The last documented cougar taken in eastern North America was trapped in Maine near the Quebec border in 1938. The last killed in New Brunswick was in Kent County, 1932. Since then we have had only tantalizing glimpses into the lives of cougars inhabiting our coast. In Canada, the eastern cougar was listed as endangered in 1978, but lost that classification in 1998 and was relabeled “data deficient.” This photo is of a western cougar in the Grand Teton National Park, Wyoming.
Photo by the National Park Service
The eastern cougar is the only 7 foot long, 200 pound wildcat that may or may not be living in your backyard.
This particular breed of predator is extraordinarily adaptable, ranging historically from as far north as the Yukon to the distant tip of South America, occupying habitat from coast to coast. They’re lean, muscular and renowned for their speed and stealth, with some researchers estimating the cougar’s top speed at 80 km/h. They’re excellent swimmers, climbers and can cover six metres in a single leap, preying mostly on deer, caribou and moose. Their fur ranges in colour from tawny to black.
For sometime now we’ve recognized two distinct subspecies of cougar in North America – the western and eastern populations. Although the western population is still very much alive and kicking, the past, present and future of the eastern cougar is hopelessly unclear.
It was originally thought the eastern cougar had been driven to extinction and to this day it’s still considered extinct in the United States. It might have received a similar designation in Canada were it not for persistent sightings across New Brunswick and Nova Scotia, with hundreds recorded between 1948-1971. From 1977 to 1992 the Canadian Wildlife Service recorded 425 sightings in those same regions. Unfortunately, no concrete evidence of a living eastern cougar came from any of these encounters, even if some stories were compelling.
Where it lived historically in Atlantic Canada is still a matter of debate, with some suggesting it abounded in every Maritime province except for Newfoundland. But we can be reasonably confident of its past tenure in at least New Brunswick.
We still don’t have the first clue how many of these cougars are out there, how much of Atlantic Canada they occupy and how they are faring with our destruction of their habitat.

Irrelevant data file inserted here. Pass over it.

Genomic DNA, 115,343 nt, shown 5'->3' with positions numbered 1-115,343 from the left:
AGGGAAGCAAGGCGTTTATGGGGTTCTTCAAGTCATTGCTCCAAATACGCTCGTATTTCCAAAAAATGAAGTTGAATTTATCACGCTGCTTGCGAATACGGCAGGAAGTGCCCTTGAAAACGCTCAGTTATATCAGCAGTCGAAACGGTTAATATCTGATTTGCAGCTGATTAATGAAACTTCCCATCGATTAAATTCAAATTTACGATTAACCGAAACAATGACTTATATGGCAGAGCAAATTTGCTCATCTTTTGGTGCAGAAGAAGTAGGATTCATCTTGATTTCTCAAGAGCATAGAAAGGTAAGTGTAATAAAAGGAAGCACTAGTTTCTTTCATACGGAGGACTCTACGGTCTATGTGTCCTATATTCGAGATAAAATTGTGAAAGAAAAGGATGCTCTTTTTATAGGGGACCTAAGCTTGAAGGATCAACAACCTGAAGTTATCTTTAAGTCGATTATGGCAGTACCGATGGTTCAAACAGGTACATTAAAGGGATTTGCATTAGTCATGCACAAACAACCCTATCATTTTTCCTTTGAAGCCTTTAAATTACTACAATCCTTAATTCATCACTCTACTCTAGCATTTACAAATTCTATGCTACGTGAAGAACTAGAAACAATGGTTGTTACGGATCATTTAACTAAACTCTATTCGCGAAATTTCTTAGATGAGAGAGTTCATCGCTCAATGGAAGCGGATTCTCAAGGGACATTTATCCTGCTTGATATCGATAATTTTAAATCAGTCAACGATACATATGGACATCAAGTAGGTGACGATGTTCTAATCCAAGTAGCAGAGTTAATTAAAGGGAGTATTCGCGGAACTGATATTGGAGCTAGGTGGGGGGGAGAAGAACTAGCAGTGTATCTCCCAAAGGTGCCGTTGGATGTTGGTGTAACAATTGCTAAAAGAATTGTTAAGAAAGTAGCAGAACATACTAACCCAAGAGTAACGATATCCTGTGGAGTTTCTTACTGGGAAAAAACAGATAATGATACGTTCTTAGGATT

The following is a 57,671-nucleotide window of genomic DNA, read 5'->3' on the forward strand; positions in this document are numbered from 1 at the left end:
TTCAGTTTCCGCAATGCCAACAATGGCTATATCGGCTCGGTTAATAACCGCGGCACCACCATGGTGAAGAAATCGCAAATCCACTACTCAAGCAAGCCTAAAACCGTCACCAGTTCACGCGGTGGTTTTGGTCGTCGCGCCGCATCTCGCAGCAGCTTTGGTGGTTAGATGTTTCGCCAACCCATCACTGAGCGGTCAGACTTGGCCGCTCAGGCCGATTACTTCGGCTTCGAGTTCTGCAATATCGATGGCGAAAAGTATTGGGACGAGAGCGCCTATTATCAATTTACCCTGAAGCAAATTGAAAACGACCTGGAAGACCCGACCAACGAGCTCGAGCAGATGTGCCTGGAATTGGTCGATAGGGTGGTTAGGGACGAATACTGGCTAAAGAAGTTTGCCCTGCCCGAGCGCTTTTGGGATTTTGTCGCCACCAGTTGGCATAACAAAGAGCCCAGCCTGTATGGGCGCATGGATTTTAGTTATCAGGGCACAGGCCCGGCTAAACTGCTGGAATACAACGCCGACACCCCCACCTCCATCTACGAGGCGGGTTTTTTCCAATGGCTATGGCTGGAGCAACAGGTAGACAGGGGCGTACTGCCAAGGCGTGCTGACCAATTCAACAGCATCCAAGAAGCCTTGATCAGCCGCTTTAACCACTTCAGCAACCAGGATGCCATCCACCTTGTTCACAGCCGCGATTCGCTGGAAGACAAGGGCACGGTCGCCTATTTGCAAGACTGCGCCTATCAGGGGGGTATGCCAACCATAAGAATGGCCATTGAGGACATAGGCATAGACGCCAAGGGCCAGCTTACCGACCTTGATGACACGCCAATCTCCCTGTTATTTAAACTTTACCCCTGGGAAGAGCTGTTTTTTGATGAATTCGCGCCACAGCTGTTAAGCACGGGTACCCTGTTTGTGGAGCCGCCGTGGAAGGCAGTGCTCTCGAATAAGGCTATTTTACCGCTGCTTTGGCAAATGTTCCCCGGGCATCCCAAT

In the last century we’ve found hair samples, footprints, and scat. There have even been farm animals mauled by large and unidentified wildcats. But the most compelling evidence we have of present day cougars in Atlantic Canada came from a 2013 study where large scratching posts, not unlike those you purchase for a housecat, were set up in Fundy National Park and saturated with the urine of a female cougar. Hair left behind on these posts from visiting wildlife was analyzed and used to confirm that cougars still roamed the forests of New Brunswick.
Even with this long awaited confirmation, we are still left with a staggering number of questions. We still don’t have the first clue how many of these cougars are out there, how much of Atlantic Canada they occupy and how they are faring with our destruction of their habitat. We aren’t even certain if these hair samples were from true eastern cougars – survivors from a native population we failed to eradicate a century ago, or if these are escaped pets brought here from down south, repopulating a region emptied of large predators.
That’s right, people keep cougars as pets.
This wildcat is a modern mystery, pawing its way through the forests of our coast and carefully avoiding its two-legged tormentors, who at one time chased it into trees with dogs and shot it with systematic efficiency. Their justified fear of us has made it nearly impossible to understand and protect what few of them might remain, an arrangement so well enforced we’re liable to forget this awesome species still might call the Maritimes home.
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